Barrick Gold on track for another Tier 1 gold mine with Fourmile in NevadaBarrick announces new discovery at Fourmile project in Nevada
May 17, 2020
Daniel Brightmore

Barrick announces new discovery at Fourmile project in Nevada

Barrick Gold
Barrick Gold hasreported a new discovery hole about 2km from the best ever drilling intercept at its Fourmile project in Nevada, pointing to the deliver...

Barrick Gold has reported a new discovery hole about 2km from the best ever drilling intercept at its Fourmile project in Nevada, pointing to the delivery of another Tier 1 gold mine.

The combination of Fourmile with Barrick’s nearby Goldrush development project leaves the company well positioned to expand. Barrick did not include Fourmile in the recent combination of its Nevada assets with those of Newmont Goldcorp to create the Nevada Gold Mines joint venture, but has the right to bring it into the joint venture for full market value provided certain agreed investment criteria are met.

Speaking at the Denver Gold Forum Americas, Barrick president and chief executive Mark Bristow said diligent exploration and detailed geological modelling had led to effective targeting at Fourmile. The intercept (FM19-11DW14) is of a new orebody a kilometer north of Fourmile. It increases the strike length of the mineralised Goldrush-Fourmile trend to greater than 6km. Mineralisation is open in all directions and significant resource growth is expected from continuing the step-out drilling programme.

“Discovery is fundamental to value creation and the latest results from Fourmile confirm the potential for further high-value discoveries in the greater Cortez - Carlin region which has been a prolific source of gold discovery and production for 150 years, and still holds an untapped wealth of geological endowment,” Bristow said.


Barrick Gold announces long awaited buyout deal with Acacia Mining

Barrick Gold and Newmont Goldcorp launch Nevada Gold Mines

Papua New Guinea aims for bigger share of Porgera mine in JV with Barrick Gold and Zijin

Read the latest issue of Mining Global here

Reporting on Barrick’s performance since the merger with Randgold at the beginning of the year, Bristow said the business was generating significantly higher profits and free cash flows. The business was well supported by six profitable Tier 1 assets with tangible prospects for future value creation, and Barrick now boasts one of the strongest balance sheets among its industry peers.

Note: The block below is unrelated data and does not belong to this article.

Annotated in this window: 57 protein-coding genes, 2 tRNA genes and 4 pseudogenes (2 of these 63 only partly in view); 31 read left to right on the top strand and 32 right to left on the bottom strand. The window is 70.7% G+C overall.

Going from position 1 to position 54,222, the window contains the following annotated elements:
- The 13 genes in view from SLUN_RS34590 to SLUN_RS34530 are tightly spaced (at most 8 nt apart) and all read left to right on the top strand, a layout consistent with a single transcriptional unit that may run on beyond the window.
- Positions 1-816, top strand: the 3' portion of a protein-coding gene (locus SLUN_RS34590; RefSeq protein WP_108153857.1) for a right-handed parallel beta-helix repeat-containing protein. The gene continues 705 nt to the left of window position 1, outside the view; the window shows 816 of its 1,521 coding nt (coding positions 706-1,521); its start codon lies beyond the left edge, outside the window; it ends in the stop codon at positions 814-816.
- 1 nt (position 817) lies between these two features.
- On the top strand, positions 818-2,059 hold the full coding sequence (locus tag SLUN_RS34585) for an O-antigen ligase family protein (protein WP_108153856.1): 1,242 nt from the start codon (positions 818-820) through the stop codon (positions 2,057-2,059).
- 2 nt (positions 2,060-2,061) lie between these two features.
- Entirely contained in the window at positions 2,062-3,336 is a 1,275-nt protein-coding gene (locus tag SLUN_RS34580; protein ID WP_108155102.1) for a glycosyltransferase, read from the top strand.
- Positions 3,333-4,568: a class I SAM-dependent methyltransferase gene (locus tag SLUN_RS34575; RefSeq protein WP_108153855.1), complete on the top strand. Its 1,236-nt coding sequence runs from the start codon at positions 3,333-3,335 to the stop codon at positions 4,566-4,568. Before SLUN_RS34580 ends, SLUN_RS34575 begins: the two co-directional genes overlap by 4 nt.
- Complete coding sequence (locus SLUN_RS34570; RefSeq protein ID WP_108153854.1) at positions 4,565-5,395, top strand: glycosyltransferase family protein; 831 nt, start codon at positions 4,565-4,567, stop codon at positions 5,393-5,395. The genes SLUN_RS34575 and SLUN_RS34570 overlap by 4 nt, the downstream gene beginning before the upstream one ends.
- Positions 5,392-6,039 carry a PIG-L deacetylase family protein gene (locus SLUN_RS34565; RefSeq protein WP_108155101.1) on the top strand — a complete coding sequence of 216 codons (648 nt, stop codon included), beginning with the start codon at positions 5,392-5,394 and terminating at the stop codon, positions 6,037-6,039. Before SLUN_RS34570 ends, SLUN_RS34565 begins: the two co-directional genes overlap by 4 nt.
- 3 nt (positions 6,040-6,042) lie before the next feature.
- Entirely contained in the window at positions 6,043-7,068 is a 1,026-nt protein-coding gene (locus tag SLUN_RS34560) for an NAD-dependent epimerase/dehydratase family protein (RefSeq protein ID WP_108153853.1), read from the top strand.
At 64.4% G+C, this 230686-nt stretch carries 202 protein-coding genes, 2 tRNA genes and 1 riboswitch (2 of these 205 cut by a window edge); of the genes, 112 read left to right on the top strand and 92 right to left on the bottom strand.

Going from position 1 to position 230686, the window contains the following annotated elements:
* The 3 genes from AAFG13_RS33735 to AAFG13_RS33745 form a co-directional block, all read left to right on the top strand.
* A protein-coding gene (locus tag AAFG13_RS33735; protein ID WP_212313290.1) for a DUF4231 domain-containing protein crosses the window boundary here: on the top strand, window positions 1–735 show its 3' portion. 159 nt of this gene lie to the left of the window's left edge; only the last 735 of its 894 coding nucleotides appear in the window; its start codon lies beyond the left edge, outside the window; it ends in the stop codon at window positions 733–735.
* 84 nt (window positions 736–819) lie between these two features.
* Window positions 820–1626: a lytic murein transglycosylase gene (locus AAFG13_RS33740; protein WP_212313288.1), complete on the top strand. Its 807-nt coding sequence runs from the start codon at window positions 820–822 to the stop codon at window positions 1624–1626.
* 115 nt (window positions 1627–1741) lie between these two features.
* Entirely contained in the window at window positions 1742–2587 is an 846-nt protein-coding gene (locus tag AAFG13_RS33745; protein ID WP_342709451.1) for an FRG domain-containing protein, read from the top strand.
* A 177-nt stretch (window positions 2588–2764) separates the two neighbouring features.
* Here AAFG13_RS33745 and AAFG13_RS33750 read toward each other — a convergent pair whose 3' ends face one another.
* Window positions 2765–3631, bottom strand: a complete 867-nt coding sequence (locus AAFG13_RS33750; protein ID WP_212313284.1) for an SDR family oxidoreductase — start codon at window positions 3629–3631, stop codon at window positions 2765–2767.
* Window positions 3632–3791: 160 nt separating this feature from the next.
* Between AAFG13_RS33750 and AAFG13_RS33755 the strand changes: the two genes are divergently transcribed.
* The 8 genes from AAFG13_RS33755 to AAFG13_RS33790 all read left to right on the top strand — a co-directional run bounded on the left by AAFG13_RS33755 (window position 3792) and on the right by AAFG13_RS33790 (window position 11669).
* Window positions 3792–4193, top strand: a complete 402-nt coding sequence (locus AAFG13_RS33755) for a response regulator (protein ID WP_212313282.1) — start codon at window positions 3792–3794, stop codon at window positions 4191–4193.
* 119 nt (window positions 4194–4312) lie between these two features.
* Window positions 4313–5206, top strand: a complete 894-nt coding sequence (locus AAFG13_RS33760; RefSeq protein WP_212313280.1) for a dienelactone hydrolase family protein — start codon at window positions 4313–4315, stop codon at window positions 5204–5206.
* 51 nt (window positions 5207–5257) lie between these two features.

“We’re well positioned to achieve our targets for the year. Production is trending towards the top end of the 5.1 to 5.6-million-ounce guidance range while costs are likely to be at the lower end of the cost forecasts. The market is starting to recognize and reward this performance, and it’s worth noting that the Barrick share price has increased by 90% since the Randgold deal announcement a year ago, outstripping the GDX index and the spot gold price by a wide margin,” he said.

Bristow said details of Barrick’s five-year plan would be shared with the market when it publishes its Q3 results in November.

“Our aim is to make the Barrick brand synonymous with value creation. That value will be generated by its existing Top Tier operational base of long-life mines, located within world-class geological provinces and run by management teams that can unlock and bring to account opportunities where others have failed,” he said.

“But there is also a lot more to be done, notably in Latin America and Tanzania, and you can be sure that we remain unrelenting in our quest to be the industry leader in value creation and delivery.”

Bristow noted that Barrick’s acquisition of the Acacia minorities’ shareholding had closed that day and it could now proceed unfettered to address the issues that had previously plagued the company. A Barrick team was already hard at work on the ground to fix these assets operationally, restore their social license and repair their relationship with the government and other local stakeholders. The team is making significant progress: North Mara has been reopened and the shipping of concentrates is expected to resume shortly. Acacia’s London office has been closed and the mines integrated into Barrick’s Africa and Middle 

Share article